The New York ridesharing app Juno will cease operations Monday evening, and its parent company Gett will enter into a “strategic partnership” with Lyft focusing on corporate transportation, Gett abruptly announced Monday morning.
Israel-based Gett says that it is closing Juno “as a result of both Gett’s increased focus on the corporate transportation sector and the enactment of misguided regulations in New York City earlier this year.”
New York’s regulations include capping the number of ridesharing app licenses, establishing a minimum wage for drivers, limiting the amount of time these cars may cruise the streets without a passenger, and instituting a $2.75 fee for rides in parts of Manhattan. The regulations had raised the cost of rides and cut into ridership volumes.
As the prospect of profitability for Juno seemed distant, Gett decided it had became untenable to keep operating Juno.
Juno will be closed as of 6:00 p.m. Monday., the company wrote in an email to customers.
Juno had been Gett’s only presence in the United States, as the company has focused on corporate clients in Israel, Europe and Canada, where it says it provides transportation for over 15,000 corporations.
Under the new partnership with Lyft, Gett’s corporate customers traveling in the United States can hail rides through the Gett app, and be matched with a Lyft driver, starting early 2020.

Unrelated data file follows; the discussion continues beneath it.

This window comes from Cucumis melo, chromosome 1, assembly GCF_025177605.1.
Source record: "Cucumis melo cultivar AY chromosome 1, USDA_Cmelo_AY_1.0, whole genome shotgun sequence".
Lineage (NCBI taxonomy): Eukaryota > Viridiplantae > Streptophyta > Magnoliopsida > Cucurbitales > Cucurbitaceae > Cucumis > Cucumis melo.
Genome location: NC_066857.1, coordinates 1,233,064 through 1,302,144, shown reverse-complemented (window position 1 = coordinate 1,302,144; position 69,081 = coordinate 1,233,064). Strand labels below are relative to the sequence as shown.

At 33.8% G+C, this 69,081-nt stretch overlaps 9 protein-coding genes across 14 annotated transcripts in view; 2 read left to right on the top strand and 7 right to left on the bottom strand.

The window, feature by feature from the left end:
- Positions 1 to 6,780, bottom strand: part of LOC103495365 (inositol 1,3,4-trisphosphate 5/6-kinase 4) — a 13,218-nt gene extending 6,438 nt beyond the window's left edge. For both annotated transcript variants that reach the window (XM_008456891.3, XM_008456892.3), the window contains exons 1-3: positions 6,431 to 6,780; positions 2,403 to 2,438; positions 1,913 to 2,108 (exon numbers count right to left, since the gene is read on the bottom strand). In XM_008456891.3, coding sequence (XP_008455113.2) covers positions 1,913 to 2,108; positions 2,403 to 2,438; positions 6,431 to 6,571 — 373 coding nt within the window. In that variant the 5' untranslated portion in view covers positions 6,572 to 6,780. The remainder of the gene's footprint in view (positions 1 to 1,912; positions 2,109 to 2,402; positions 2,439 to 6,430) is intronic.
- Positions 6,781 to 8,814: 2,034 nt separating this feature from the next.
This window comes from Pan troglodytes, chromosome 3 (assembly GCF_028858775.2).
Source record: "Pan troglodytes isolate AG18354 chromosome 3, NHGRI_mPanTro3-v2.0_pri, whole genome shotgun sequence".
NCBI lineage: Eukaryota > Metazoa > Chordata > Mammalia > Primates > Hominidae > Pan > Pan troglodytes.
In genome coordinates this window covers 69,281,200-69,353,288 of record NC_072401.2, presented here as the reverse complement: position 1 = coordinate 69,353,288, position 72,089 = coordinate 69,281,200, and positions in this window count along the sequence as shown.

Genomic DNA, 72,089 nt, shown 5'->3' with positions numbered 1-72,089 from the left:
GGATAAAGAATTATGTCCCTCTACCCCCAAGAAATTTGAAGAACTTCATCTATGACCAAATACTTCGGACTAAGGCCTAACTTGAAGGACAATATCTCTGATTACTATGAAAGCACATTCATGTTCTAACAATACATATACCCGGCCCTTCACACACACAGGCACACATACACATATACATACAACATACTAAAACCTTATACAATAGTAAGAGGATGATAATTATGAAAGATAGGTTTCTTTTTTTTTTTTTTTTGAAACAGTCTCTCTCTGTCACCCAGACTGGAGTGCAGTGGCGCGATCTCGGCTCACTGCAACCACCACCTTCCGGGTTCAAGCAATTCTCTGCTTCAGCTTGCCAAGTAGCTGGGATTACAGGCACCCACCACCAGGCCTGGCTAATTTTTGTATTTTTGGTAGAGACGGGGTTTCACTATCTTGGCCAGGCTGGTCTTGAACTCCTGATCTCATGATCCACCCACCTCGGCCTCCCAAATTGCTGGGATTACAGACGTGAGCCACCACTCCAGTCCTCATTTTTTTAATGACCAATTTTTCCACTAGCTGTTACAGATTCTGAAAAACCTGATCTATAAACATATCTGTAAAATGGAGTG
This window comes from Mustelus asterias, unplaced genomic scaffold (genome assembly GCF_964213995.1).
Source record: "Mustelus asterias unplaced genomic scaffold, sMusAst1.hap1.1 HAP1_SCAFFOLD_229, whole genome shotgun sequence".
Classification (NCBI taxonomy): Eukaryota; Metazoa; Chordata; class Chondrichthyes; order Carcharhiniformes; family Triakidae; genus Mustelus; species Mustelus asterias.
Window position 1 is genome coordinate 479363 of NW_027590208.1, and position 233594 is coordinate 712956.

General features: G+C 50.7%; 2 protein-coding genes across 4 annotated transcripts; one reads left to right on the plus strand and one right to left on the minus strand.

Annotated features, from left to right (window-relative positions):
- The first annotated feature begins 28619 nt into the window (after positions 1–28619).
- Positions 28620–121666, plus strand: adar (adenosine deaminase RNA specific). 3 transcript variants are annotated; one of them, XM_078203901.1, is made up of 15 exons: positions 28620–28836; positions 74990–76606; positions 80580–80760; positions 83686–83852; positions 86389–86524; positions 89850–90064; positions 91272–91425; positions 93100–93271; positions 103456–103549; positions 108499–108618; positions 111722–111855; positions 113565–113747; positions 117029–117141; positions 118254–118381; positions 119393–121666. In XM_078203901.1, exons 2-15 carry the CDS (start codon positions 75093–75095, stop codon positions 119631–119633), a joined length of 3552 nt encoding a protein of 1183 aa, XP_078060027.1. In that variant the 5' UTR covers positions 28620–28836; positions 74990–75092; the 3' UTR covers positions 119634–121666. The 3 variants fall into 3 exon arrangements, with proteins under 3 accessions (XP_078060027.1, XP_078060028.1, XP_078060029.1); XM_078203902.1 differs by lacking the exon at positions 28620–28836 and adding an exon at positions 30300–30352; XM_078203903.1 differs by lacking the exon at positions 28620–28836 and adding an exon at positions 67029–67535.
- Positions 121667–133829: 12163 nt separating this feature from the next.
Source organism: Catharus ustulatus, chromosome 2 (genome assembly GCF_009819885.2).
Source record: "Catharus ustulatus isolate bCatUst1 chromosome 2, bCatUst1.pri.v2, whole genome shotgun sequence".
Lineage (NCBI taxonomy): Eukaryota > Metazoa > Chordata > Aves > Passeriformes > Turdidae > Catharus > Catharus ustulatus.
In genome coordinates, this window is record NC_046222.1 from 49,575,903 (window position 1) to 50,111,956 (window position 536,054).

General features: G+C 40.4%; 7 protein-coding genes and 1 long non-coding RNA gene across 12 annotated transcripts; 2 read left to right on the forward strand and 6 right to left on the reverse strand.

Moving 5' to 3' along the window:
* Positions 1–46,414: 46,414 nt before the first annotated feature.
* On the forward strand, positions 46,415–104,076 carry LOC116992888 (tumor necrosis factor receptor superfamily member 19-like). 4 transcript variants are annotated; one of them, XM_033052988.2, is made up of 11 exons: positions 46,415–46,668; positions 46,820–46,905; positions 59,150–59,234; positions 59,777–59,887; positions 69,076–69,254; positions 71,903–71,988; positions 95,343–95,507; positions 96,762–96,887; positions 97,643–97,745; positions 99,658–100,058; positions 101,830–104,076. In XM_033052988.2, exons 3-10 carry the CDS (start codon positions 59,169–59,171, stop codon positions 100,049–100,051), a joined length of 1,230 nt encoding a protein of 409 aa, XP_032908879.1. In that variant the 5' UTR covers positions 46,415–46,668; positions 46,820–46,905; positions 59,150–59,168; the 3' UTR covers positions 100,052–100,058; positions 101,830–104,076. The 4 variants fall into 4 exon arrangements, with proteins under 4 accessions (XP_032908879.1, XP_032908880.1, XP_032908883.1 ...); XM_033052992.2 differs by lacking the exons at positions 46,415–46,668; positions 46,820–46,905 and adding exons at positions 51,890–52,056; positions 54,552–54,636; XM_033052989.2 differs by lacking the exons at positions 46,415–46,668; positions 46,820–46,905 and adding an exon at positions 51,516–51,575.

While Gett will still not be immediately available to U.S. companies, the move will give the company a foothold in the United States, possibly to eventually expand to U.S. companies.
“This development reinforces Gett’s strategy to build a profitable company focused on the corporate transportation sector, a market worth $1 trillion each year,” said Gett CEO Dave Waiser.
“With this announcement, we reinforce our position as the leading corporate transportation service,” said Waiser. “Instead of competing with consumer ridesharing companies, we are partnering with them. Our strategic partnership with Lyft is a win-win: Gett is expanding its reach across North America at the same time as we continue to see strong momentum in Europe, while Lyft benefits from the large number of Gett enterprise clients traveling to the U.S.”
A Boro Park resident who asked to be identified only as Yossi told Hamodia he is disappointed at losing Juno.
“It’s a great service; their rides were often better-priced than Uber or Lyft,” said Yossi. “Now with a competitor gone, Uber and Lyft can raise prices.”
Yossi, who leaves work shortly before 6:00 p.m., said he will take one final ride with the app Monday evening.